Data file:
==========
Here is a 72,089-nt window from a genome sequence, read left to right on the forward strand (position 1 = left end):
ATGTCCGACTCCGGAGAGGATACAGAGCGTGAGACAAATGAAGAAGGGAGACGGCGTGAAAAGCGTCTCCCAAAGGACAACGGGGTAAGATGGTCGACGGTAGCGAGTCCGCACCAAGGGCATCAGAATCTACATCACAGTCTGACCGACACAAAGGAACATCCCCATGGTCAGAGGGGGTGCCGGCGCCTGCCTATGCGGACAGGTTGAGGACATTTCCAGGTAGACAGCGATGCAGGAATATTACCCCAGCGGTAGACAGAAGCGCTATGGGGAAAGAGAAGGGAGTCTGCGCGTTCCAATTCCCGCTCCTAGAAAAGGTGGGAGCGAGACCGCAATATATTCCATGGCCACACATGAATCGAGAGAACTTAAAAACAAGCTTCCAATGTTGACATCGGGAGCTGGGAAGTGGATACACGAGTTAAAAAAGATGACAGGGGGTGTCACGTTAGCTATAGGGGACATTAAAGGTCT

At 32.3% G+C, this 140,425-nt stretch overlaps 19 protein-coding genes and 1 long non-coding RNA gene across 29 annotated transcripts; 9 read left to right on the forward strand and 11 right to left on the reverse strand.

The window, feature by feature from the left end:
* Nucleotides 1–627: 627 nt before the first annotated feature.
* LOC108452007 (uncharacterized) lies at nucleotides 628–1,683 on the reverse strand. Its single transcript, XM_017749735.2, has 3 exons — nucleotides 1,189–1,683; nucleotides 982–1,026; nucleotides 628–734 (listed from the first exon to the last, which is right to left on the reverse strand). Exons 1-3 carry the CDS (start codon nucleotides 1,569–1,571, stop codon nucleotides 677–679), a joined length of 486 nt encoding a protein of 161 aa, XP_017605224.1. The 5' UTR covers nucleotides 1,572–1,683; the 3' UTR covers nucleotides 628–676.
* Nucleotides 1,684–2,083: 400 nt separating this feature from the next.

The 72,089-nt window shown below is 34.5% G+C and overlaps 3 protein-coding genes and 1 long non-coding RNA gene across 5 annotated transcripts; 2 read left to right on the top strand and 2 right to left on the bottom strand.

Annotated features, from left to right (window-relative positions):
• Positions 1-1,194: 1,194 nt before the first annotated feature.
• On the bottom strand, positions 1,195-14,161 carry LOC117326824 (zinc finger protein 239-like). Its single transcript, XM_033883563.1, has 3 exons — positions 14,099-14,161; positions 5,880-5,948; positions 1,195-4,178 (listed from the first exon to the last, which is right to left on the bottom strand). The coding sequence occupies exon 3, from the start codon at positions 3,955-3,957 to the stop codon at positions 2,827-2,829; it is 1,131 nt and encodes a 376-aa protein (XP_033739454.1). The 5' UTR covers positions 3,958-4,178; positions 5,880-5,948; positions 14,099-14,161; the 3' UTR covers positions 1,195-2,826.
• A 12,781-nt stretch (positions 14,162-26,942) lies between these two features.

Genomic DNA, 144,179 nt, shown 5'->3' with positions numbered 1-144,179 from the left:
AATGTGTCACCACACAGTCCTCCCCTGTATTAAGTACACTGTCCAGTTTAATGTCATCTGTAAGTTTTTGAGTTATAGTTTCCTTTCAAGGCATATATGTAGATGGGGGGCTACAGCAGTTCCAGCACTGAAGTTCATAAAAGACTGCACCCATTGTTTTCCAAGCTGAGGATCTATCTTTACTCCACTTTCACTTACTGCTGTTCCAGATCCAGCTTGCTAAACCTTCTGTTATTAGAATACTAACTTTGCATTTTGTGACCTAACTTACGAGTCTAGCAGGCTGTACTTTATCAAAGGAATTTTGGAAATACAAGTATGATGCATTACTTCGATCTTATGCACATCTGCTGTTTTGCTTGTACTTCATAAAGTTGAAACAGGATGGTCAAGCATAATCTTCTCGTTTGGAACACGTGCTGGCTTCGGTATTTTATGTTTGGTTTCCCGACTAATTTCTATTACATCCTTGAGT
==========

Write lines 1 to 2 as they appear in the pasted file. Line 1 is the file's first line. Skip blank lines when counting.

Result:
Here is a 72,089-nt window from a genome sequence, read left to right on the forward strand (position 1 = left end):
ATGTCCGACTCCGGAGAGGATACAGAGCGTGAGACAAATGAAGAAGGGAGACGGCGTGAAAAGCGTCTCCCAAAGGACAACGGGGTAAGATGGTCGACGGTAGCGAGTCCGCACCAAGGGCATCAGAATCTACATCACAGTCTGACCGACACAAAGGAACATCCCCATGGTCAGAGGGGGTGCCGGCGCCTGCCTATGCGGACAGGTTGAGGACATTTCCAGGTAGACAGCGATGCAGGAATATTACCCCAGCGGTAGACAGAAGCGCTATGGGGAAAGAGAAGGGAGTCTGCGCGTTCCAATTCCCGCTCCTAGAAAAGGTGGGAGCGAGACCGCAATATATTCCATGGCCACACATGAATCGAGAGAACTTAAAAACAAGCTTCCAATGTTGACATCGGGAGCTGGGAAGTGGATACACGAGTTAAAAAAGATGACAGGGGGTGTCACGTTAGCTATAGGGGACATTAAAGGTCT